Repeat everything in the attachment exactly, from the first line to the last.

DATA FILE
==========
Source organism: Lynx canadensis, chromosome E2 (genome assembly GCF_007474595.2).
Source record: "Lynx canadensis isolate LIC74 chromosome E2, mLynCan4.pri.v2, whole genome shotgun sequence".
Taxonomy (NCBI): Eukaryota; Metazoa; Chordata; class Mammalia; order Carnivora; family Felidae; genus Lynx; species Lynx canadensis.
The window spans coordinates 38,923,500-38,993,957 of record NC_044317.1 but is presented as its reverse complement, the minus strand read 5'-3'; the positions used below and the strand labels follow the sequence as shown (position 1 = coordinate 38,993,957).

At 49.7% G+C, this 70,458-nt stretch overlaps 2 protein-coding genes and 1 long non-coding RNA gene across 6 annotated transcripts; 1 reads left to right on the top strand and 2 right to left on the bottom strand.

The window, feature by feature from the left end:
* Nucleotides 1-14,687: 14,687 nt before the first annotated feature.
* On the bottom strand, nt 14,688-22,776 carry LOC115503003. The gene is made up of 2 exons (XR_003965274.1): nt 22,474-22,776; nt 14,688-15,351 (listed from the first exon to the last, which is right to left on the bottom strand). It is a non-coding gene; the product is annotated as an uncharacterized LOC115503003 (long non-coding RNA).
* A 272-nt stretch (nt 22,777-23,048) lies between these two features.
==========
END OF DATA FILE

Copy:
Source organism: Lynx canadensis, chromosome E2 (genome assembly GCF_007474595.2).
Source record: "Lynx canadensis isolate LIC74 chromosome E2, mLynCan4.pri.v2, whole genome shotgun sequence".
Taxonomy (NCBI): Eukaryota; Metazoa; Chordata; class Mammalia; order Carnivora; family Felidae; genus Lynx; species Lynx canadensis.
The window spans coordinates 38,923,500-38,993,957 of record NC_044317.1 but is presented as its reverse complement, the minus strand read 5'-3'; the positions used below and the strand labels follow the sequence as shown (position 1 = coordinate 38,993,957).

At 49.7% G+C, this 70,458-nt stretch overlaps 2 protein-coding genes and 1 long non-coding RNA gene across 6 annotated transcripts; 1 reads left to right on the top strand and 2 right to left on the bottom strand.

The window, feature by feature from the left end:
* Nucleotides 1-14,687: 14,687 nt before the first annotated feature.
* On the bottom strand, nt 14,688-22,776 carry LOC115503003. The gene is made up of 2 exons (XR_003965274.1): nt 22,474-22,776; nt 14,688-15,351 (listed from the first exon to the last, which is right to left on the bottom strand). It is a non-coding gene; the product is annotated as an uncharacterized LOC115503003 (long non-coding RNA).
* A 272-nt stretch (nt 22,777-23,048) lies between these two features.